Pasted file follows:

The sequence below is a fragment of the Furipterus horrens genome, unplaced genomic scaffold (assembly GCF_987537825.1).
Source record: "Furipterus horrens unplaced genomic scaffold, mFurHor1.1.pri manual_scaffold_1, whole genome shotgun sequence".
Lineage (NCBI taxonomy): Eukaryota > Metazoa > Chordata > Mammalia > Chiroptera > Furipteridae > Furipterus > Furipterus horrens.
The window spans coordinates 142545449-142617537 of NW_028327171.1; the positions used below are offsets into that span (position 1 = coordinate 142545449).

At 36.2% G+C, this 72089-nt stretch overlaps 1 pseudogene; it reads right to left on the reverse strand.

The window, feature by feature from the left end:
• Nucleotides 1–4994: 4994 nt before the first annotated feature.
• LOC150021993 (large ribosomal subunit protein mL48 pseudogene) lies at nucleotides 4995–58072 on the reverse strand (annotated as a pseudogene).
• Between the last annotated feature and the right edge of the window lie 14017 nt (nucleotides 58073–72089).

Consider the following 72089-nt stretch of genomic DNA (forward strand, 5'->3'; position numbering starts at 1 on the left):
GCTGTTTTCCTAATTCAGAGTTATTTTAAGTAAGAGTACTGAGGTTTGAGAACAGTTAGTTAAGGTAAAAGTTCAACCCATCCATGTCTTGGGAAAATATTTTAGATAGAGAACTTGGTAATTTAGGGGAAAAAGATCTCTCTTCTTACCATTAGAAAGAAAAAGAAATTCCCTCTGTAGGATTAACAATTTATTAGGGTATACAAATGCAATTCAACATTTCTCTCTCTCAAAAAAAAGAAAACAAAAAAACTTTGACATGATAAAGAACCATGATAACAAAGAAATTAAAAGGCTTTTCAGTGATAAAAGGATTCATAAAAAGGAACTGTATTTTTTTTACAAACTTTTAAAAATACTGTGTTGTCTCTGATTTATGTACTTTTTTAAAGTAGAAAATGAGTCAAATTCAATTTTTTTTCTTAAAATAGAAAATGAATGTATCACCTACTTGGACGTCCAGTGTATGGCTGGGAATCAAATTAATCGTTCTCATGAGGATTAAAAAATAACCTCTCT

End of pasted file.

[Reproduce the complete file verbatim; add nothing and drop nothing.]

The sequence below is a fragment of the Furipterus horrens genome, unplaced genomic scaffold (assembly GCF_987537825.1).
Source record: "Furipterus horrens unplaced genomic scaffold, mFurHor1.1.pri manual_scaffold_1, whole genome shotgun sequence".
Lineage (NCBI taxonomy): Eukaryota > Metazoa > Chordata > Mammalia > Chiroptera > Furipteridae > Furipterus > Furipterus horrens.
The window spans coordinates 142545449-142617537 of NW_028327171.1; the positions used below are offsets into that span (position 1 = coordinate 142545449).

At 36.2% G+C, this 72089-nt stretch overlaps 1 pseudogene; it reads right to left on the reverse strand.

The window, feature by feature from the left end:
• Nucleotides 1–4994: 4994 nt before the first annotated feature.
• LOC150021993 (large ribosomal subunit protein mL48 pseudogene) lies at nucleotides 4995–58072 on the reverse strand (annotated as a pseudogene).
• Between the last annotated feature and the right edge of the window lie 14017 nt (nucleotides 58073–72089).

Consider the following 72089-nt stretch of genomic DNA (forward strand, 5'->3'; position numbering starts at 1 on the left):
GCTGTTTTCCTAATTCAGAGTTATTTTAAGTAAGAGTACTGAGGTTTGAGAACAGTTAGTTAAGGTAAAAGTTCAACCCATCCATGTCTTGGGAAAATATTTTAGATAGAGAACTTGGTAATTTAGGGGAAAAAGATCTCTCTTCTTACCATTAGAAAGAAAAAGAAATTCCCTCTGTAGGATTAACAATTTATTAGGGTATACAAATGCAATTCAACATTTCTCTCTCTCAAAAAAAAGAAAACAAAAAAACTTTGACATGATAAAGAACCATGATAACAAAGAAATTAAAAGGCTTTTCAGTGATAAAAGGATTCATAAAAAGGAACTGTATTTTTTTTACAAACTTTTAAAAATACTGTGTTGTCTCTGATTTATGTACTTTTTTAAAGTAGAAAATGAGTCAAATTCAATTTTTTTTCTTAAAATAGAAAATGAATGTATCACCTACTTGGACGTCCAGTGTATGGCTGGGAATCAAATTAATCGTTCTCATGAGGATTAAAAAATAACCTCTCT